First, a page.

Rosa acicularis – Wild Rose
Wild Rose – Rosa acicularis
Rosa = ro-sa, from the classical name for various roses;
acicularis = L. “needle-shaped”;
Identification: This bushy shrub is the floral emblem of Alberta. It grows 30 – 120 cm high. The flowers are usually solitary with pink, or occasionally white petals. The leaves are pinnate with 5-7 leaflets which are coarsely serrated. The branches are densely covered with straight slender bristles. The pear-shaped fleshy hip is marble-sized, orange-to-red, containing many seeds.
Distribution & Habitat: This common plant is found in forested regions, along roadsides, and on open slopes.
Preparation & Uses: The rose fruit (“rose hips”) can be eaten raw, stewed, candied, or made into preserves or good tea. Sugar or honey improves the flavour.
Rose hip apple jam
I have found plain rose hip jam rather dull but if you mix it with other fruits such as saskatoons, apples or blueberries it has more flavor. For rose hip apple jam, remove the seeds and blossom and cut up both apples and hips. Add 1 cup rose hips to 2 cups cored, chopped apples. Add ¼ cup of water. Bring the sauce to a boil, adding ½ to 1 ½ cups of honey and 1 teaspoon cinnamon. Continue to cook until it thickens. Pour into sterilized jars and seal.
The fresh petals are a delight. I have often walked along wilderness paths chewing away on petals which almost melt in your mouth like a perfumed bubble gum. A great breakfast spread can be made by wrapping a stick of butter in rose petals. Place it in a cool place for a few days and spread its elegant taste on a cornmeal muffin. The petals can also be candied or used plain in salads (showing off their grace). The hips of this plant are extremely high in vitamin C and they also contain vitamin E, B, K and beta-carotene. The peeled spring shoots are great trail nibblers.
The seeds were sometimes cooked by Indians and eaten for muscular pains. The Blackfoot Indians called the roots Kini, from which they made a bitter drink for the treatment of diarrhea, flu, dysentery and worms. These Indians also called the fruit apis-is-kifsu-wa (tomato flower) and used it in pemmican.
The blossoms were used by some tribes for colic and “clogged stomach”. The Ojibwa made a powder of dried blossoms into a tea for heartburn.
As a spring tonic, both roots and leaves were employed to cleanse the blood. The root has a mild analgesic property which was applied to headaches, rheumatism and such problems. A decoction of the blossom is astringent and can be used a gargle for sore throat and mouth sores. For eyes, a decoction of cambium or an infusion of the hip was used to soothe. An infusion of root cambium of both rose and red raspberry has been used to treat cataract.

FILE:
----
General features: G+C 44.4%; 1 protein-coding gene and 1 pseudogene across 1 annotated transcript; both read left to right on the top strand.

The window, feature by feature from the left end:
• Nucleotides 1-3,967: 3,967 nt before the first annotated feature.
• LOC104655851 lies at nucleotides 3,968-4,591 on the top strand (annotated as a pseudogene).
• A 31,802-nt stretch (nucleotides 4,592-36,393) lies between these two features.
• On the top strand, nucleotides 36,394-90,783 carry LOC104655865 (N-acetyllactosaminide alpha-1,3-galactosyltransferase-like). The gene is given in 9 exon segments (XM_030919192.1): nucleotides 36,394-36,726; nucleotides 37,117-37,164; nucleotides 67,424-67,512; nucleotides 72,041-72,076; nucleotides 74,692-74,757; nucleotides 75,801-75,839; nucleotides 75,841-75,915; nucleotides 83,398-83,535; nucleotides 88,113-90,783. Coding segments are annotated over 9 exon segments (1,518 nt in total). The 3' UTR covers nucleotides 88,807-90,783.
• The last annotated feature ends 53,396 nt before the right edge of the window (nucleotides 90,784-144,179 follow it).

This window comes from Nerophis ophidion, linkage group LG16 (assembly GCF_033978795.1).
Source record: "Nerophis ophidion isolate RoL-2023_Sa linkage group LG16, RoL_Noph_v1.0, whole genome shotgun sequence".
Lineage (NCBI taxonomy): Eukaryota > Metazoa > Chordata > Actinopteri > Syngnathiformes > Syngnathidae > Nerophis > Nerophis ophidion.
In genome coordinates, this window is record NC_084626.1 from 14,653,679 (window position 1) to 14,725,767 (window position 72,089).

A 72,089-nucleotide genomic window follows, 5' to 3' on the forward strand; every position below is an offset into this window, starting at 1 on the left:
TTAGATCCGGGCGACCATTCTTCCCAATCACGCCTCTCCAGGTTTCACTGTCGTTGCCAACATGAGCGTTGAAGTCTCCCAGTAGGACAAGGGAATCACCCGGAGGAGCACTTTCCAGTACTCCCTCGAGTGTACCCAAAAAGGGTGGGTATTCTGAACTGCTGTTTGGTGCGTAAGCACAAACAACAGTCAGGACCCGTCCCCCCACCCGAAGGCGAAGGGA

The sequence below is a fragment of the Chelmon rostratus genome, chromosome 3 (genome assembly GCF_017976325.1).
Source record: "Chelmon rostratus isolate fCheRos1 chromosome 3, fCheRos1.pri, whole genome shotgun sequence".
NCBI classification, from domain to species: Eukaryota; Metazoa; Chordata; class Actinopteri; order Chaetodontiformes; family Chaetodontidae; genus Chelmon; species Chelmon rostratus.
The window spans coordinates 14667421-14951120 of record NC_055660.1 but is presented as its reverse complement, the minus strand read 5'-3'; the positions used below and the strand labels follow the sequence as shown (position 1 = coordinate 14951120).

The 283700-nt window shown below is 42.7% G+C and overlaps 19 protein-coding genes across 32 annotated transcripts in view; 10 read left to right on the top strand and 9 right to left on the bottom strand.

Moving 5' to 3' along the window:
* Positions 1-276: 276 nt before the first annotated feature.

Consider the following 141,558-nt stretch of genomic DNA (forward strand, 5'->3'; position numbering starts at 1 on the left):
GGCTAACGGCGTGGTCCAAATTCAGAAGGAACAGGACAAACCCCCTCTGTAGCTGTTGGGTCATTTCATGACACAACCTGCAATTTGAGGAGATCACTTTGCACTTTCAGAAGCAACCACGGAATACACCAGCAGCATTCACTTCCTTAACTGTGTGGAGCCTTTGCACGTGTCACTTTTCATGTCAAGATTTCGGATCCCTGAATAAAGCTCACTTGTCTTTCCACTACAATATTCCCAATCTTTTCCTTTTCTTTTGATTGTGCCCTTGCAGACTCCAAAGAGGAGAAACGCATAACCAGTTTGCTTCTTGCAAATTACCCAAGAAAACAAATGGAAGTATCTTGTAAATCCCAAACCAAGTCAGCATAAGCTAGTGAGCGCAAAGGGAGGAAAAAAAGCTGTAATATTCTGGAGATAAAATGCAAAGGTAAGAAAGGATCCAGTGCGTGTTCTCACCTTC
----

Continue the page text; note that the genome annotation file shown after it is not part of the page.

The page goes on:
Almost all parts of the plant have been made into a wash or dressing for cuts, sores and any situation indicating a need to coagulate blood. The petals make a good easy bandage. Rose is one of the Amerindian s most important wound herbs. The most common method of application is to sprinkle fine shavings of debarked stems into a washed wound. Poultices were also used. Stems galls were particularly prized as a burn remedy. The growths were charred, crushed and dusted onto the burn.
A poultice of the leaves can be used to relieve insect stings.
The Chinese made a simple infusion of the flower to “regulate vital energy (Qi)”;
A wine of rose petal can be used for uterine cramps and to ease labour pains. It also soothes after childbirth.
Blaine, the photographer for this book, developed an interesting drink — Wild Rose liqueur. First, you need to pick flower petals in partial or full bloom, with no wilted or dried ones. Let the blooms soak in alcohol (as pure as possible) for two weeks, or until the colour has all faded out of the plant material. You then decant off the liquid and dilute to forty percent alcohol, sweeten to taste and bottle. The resulting liqueur is said to be a cross between Grand Marnier and Chanel No. 5! No matter how long you sit up drinking this liqueur around the campfire, you’ll always come home smelling like a rose.